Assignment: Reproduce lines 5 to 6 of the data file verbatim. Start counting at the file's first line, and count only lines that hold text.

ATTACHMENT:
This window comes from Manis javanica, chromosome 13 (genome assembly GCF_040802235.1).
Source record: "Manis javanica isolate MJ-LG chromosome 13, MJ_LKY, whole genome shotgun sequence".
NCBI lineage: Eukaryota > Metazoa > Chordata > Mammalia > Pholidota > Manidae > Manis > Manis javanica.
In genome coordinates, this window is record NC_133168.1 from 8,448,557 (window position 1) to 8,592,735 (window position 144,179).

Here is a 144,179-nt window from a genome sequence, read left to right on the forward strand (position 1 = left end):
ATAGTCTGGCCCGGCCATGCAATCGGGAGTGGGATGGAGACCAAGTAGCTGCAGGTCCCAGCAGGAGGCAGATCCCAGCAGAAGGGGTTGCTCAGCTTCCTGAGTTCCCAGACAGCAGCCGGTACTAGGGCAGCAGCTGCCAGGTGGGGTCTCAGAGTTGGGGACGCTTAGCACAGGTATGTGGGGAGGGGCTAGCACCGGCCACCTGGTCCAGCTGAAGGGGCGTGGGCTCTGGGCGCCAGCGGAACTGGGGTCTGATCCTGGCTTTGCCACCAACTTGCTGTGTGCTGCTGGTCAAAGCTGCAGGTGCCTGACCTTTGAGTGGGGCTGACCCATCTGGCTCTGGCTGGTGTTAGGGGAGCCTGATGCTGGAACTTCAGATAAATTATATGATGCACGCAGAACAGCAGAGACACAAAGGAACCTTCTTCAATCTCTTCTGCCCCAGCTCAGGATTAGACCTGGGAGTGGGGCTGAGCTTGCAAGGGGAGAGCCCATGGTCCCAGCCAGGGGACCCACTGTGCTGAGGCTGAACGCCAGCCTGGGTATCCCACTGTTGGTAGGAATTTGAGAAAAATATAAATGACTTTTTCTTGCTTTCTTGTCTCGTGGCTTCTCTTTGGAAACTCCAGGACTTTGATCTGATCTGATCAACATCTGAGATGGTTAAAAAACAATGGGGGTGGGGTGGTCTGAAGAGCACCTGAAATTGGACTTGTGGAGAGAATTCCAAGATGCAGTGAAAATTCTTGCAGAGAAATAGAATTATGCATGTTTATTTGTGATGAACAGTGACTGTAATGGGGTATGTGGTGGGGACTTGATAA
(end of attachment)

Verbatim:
Here is a 144,179-nt window from a genome sequence, read left to right on the forward strand (position 1 = left end):
ATAGTCTGGCCCGGCCATGCAATCGGGAGTGGGATGGAGACCAAGTAGCTGCAGGTCCCAGCAGGAGGCAGATCCCAGCAGAAGGGGTTGCTCAGCTTCCTGAGTTCCCAGACAGCAGCCGGTACTAGGGCAGCAGCTGCCAGGTGGGGTCTCAGAGTTGGGGACGCTTAGCACAGGTATGTGGGGAGGGGCTAGCACCGGCCACCTGGTCCAGCTGAAGGGGCGTGGGCTCTGGGCGCCAGCGGAACTGGGGTCTGATCCTGGCTTTGCCACCAACTTGCTGTGTGCTGCTGGTCAAAGCTGCAGGTGCCTGACCTTTGAGTGGGGCTGACCCATCTGGCTCTGGCTGGTGTTAGGGGAGCCTGATGCTGGAACTTCAGATAAATTATATGATGCACGCAGAACAGCAGAGACACAAAGGAACCTTCTTCAATCTCTTCTGCCCCAGCTCAGGATTAGACCTGGGAGTGGGGCTGAGCTTGCAAGGGGAGAGCCCATGGTCCCAGCCAGGGGACCCACTGTGCTGAGGCTGAACGCCAGCCTGGGTATCCCACTGTTGGTAGGAATTTGAGAAAAATATAAATGACTTTTTCTTGCTTTCTTGTCTCGTGGCTTCTCTTTGGAAACTCCAGGACTTTGATCTGATCTGATCAACATCTGAGATGGTTAAAAAACAATGGGGGTGGGGTGGTCTGAAGAGCACCTGAAATTGGACTTGTGGAGAGAATTCCAAGATGCAGTGAAAATTCTTGCAGAGAAATAGAATTATGCATGTTTATTTGTGATGAACAGTGACTGTAATGGGGTATGTGGTGGGGACTTGATAA